A Band Saw Blade, because of the work they do and the fact that they must rotate constantly over wheels of rather small radii, are subjected to a considerable amount of stress. Modern metallurgy and operator care with installation and use enables them to last for a respectable period of operation.
It isn't difficult to abuse a band saw blade. Factors that contribute to early breakage and fast dulling of the teeth are operational faults. These factors include careless blade tensioning and tracking, incorrectly adjusting the blade guides, attempting to saw curves that are too tight for the blade's width, incorrectly choosing a blade for the job, etc.
Blade Length - Blade sizes differ in thickness, width, and length. The machine determines the length of a band saw blade. There isn't any choice because it is determined by the circumference around the wheels and the distance between them. For example, a standard Delta 14" band saw takes a blade that is 93 1/2" long, but because the upper wheel is adjustable, it can accept a blade with maximum lengths between 91 1/2" and 94 inches. Many 12" Craftsman Band Saws took an 80" blade.
Blade Thickness - A general rule for blade thickness has to do with wheel diameter. Band saw blade thickness averages about .001 inches for each inch of wheel diameter. That means that the typical blade thickness for a 14" band saw would be about .014 inches thick.
Blade Width - Blade width is the measurement from the tips of the teeth to the blade's back edge. Manufacturers offer quite a range here from 1'8" and going to an extreme of more than 3 inches. Your choice of band saw blade must be compatible with the narrowest and widest blade with which your tool can work. Consult your band saw manufacturers directions for information about the minimum and maximum blade with that your band saw will accommodate.
A general range will include blade widths of 1/8", 3/16", 1/4", 3/8", 1/2". Some homeowner band saws will handle blades up to 3/4 inch wide, others at the low end may start with blades of 1/4 inch. Resaws will take a much wider blade.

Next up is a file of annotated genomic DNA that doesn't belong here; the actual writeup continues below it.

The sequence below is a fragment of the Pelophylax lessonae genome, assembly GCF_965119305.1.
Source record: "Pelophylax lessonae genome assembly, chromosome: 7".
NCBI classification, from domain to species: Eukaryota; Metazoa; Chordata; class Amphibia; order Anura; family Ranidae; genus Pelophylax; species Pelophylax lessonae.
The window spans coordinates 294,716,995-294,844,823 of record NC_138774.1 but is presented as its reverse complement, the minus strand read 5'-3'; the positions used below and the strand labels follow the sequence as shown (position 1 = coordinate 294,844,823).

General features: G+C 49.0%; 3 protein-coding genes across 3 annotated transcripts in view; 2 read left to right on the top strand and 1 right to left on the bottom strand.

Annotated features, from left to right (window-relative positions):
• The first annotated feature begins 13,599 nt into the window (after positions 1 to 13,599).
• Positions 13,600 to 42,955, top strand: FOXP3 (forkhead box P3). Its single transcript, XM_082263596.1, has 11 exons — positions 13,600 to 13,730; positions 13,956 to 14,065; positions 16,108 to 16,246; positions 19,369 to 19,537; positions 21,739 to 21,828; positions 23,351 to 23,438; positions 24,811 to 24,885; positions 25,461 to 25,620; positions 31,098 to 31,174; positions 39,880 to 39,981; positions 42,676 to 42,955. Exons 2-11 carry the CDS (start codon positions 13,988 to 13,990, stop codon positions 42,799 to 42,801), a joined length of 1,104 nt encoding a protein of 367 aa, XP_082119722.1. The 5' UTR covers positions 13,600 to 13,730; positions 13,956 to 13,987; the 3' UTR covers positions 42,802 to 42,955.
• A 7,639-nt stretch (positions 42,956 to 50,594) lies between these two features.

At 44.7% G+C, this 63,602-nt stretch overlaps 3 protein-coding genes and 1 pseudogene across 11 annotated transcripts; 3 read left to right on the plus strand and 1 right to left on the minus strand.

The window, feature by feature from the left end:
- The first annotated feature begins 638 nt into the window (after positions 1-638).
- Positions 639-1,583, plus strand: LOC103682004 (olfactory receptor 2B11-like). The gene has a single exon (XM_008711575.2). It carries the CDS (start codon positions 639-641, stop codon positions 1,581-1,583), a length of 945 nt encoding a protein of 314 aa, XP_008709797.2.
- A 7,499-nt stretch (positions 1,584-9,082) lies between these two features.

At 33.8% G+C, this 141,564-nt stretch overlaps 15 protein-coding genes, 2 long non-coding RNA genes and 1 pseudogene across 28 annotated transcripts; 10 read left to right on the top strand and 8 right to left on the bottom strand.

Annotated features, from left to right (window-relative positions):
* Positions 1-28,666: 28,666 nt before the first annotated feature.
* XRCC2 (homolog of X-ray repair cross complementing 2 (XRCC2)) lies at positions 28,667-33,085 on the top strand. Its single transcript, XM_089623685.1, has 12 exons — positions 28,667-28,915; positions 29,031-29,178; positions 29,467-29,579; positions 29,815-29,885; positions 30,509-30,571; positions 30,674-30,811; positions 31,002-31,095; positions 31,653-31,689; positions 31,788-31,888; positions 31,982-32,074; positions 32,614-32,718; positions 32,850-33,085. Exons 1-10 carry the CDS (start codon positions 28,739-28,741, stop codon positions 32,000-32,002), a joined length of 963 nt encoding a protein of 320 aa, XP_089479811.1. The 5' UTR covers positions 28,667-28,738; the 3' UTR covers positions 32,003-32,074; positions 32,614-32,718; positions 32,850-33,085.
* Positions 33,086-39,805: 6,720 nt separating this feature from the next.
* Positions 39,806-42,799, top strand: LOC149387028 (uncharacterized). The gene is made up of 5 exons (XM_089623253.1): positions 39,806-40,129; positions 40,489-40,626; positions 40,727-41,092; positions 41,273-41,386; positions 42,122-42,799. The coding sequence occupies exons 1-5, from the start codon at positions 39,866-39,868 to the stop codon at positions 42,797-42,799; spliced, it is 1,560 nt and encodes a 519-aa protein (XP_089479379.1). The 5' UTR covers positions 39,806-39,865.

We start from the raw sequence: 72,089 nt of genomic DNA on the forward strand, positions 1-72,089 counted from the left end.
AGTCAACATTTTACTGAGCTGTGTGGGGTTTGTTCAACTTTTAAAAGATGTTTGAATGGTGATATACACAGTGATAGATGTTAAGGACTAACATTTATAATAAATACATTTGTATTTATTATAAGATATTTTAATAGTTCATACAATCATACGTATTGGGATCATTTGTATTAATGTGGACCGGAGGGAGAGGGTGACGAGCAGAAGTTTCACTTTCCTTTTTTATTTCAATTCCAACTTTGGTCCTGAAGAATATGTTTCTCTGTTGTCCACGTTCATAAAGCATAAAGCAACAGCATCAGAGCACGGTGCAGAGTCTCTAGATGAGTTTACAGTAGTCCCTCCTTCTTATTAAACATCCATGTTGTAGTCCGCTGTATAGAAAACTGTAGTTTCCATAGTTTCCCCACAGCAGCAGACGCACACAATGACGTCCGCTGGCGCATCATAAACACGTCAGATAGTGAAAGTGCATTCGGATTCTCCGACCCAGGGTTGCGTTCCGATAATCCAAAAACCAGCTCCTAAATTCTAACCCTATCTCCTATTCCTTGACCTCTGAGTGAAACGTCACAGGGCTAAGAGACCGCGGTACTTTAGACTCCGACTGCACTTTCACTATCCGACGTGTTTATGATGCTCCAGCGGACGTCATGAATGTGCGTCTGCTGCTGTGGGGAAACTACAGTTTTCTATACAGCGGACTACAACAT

It's good practice to use the widest blade the machine allows depending on the amount of scrolling or curve cutting you're going to do. The wider the blade, the easer it is to saw straight. The width of the blade will also determine the minimum sawing radius. Variances to this are due to blade style, thickness, and amount of tooth set, but the general rule allows sawing continuously, without backing out of a cut.
Trying to force a blade around a tighter turn than its width allows usually results in burn marks, a wider saw kerf, inaccuracy because the blade will twist, and even breakage.
Use the table below to see the typical turning radius of band saw blades of various widths.
|Blade Width||Minimum Turning Radius for Wood Sawing|
|1/8 inch blade||3/16" to 1/4" radius|
|3/16 inch blade||3/8" to 1/2" radius|
|1/4 inch blade||5/8" to 3/4" radius|
|3/8 inch blade||1" to 1 1/4" radius|
|1/2 inch blade||1 1/4" to 1 1/2" radius|
|5/8 inch blade||4" to 4 1/4" radius|
|3/4 inch blade||5" to 5 1/2" radius|
|1 inch blade||6 3/4" to 7" radius|
The most popular band saw tooth designs for sawing wood are the regular (or standard) and the skip tooth. The regular tooth design is also known as an all purpose blade and is probably what was provided with your saw.
Regular (Standard)- An all purpose blade usually supplied with band saws. A thinner blade with light tooth set is recommended for the smoothest cutting.
Skip Tooth (Buttress)- Has a wide spacing between teeth which promotes effective chip clearance and allows faster cutting of wood, plastics, and non-ferrous metals. A thinner blade with light tooth set is recommended for the smoothest cutting.
Hook Tooth - Recommended for prolonged cutting in thick materials that include wood, plastics, and metal.
All blades are available with various numbers of teeth per inch (tpi). For example, a regular blade might have as few as 8 tpi or as many as 24. A wave-set blade can have as many as 32 tpi. Another specification is points per inch. The number of points per inch is always one more than the number of teeth.
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